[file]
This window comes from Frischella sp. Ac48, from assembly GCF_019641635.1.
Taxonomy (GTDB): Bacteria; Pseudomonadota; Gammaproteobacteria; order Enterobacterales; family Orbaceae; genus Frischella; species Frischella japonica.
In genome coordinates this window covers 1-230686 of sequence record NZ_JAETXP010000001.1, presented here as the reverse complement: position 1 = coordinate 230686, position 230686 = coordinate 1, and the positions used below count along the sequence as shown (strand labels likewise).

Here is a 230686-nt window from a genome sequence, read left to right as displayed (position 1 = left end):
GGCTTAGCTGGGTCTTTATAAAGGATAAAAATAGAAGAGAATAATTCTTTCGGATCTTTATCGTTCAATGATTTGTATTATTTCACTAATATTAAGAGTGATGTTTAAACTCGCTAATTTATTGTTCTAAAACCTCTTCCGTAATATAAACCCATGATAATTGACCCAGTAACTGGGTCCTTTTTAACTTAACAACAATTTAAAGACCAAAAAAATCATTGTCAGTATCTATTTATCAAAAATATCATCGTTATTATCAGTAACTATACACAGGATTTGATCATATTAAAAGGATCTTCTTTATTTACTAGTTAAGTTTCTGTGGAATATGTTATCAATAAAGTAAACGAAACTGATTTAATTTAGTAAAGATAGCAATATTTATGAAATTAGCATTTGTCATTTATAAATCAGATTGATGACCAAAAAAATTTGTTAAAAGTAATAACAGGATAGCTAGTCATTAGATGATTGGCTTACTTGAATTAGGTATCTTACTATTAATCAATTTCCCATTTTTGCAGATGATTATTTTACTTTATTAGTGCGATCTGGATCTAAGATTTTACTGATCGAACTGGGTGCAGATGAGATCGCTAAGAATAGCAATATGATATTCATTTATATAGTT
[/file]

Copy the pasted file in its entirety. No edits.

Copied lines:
This window comes from Frischella sp. Ac48, from assembly GCF_019641635.1.
Taxonomy (GTDB): Bacteria; Pseudomonadota; Gammaproteobacteria; order Enterobacterales; family Orbaceae; genus Frischella; species Frischella japonica.
In genome coordinates this window covers 1-230686 of sequence record NZ_JAETXP010000001.1, presented here as the reverse complement: position 1 = coordinate 230686, position 230686 = coordinate 1, and the positions used below count along the sequence as shown (strand labels likewise).

Here is a 230686-nt window from a genome sequence, read left to right as displayed (position 1 = left end):
GGCTTAGCTGGGTCTTTATAAAGGATAAAAATAGAAGAGAATAATTCTTTCGGATCTTTATCGTTCAATGATTTGTATTATTTCACTAATATTAAGAGTGATGTTTAAACTCGCTAATTTATTGTTCTAAAACCTCTTCCGTAATATAAACCCATGATAATTGACCCAGTAACTGGGTCCTTTTTAACTTAACAACAATTTAAAGACCAAAAAAATCATTGTCAGTATCTATTTATCAAAAATATCATCGTTATTATCAGTAACTATACACAGGATTTGATCATATTAAAAGGATCTTCTTTATTTACTAGTTAAGTTTCTGTGGAATATGTTATCAATAAAGTAAACGAAACTGATTTAATTTAGTAAAGATAGCAATATTTATGAAATTAGCATTTGTCATTTATAAATCAGATTGATGACCAAAAAAATTTGTTAAAAGTAATAACAGGATAGCTAGTCATTAGATGATTGGCTTACTTGAATTAGGTATCTTACTATTAATCAATTTCCCATTTTTGCAGATGATTATTTTACTTTATTAGTGCGATCTGGATCTAAGATTTTACTGATCGAACTGGGTGCAGATGAGATCGCTAAGAATAGCAATATGATATTCATTTATATAGTT